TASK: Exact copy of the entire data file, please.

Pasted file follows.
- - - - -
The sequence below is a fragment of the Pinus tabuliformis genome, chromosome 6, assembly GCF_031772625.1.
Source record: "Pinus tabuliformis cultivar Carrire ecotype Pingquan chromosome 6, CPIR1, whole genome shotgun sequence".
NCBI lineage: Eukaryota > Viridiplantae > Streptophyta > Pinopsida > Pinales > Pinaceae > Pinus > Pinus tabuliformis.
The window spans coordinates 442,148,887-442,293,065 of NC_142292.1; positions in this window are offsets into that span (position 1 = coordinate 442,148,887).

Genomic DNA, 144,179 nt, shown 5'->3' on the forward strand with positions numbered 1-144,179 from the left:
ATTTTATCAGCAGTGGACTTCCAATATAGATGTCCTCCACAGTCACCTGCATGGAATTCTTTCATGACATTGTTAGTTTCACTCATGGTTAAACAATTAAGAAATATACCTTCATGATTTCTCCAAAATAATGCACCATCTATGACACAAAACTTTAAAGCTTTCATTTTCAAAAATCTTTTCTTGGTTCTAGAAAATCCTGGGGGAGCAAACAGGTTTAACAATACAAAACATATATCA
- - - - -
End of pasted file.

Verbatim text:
The sequence below is a fragment of the Pinus tabuliformis genome, chromosome 6, assembly GCF_031772625.1.
Source record: "Pinus tabuliformis cultivar Carrire ecotype Pingquan chromosome 6, CPIR1, whole genome shotgun sequence".
NCBI lineage: Eukaryota > Viridiplantae > Streptophyta > Pinopsida > Pinales > Pinaceae > Pinus > Pinus tabuliformis.
The window spans coordinates 442,148,887-442,293,065 of NC_142292.1; positions in this window are offsets into that span (position 1 = coordinate 442,148,887).

Genomic DNA, 144,179 nt, shown 5'->3' on the forward strand with positions numbered 1-144,179 from the left:
ATTTTATCAGCAGTGGACTTCCAATATAGATGTCCTCCACAGTCACCTGCATGGAATTCTTTCATGACATTGTTAGTTTCACTCATGGTTAAACAATTAAGAAATATACCTTCATGATTTCTCCAAAATAATGCACCATCTATGACACAAAACTTTAAAGCTTTCATTTTCAAAAATCTTTTCTTGGTTCTAGAAAATCCTGGGGGAGCAAACAGGTTTAACAATACAAAACATATATCA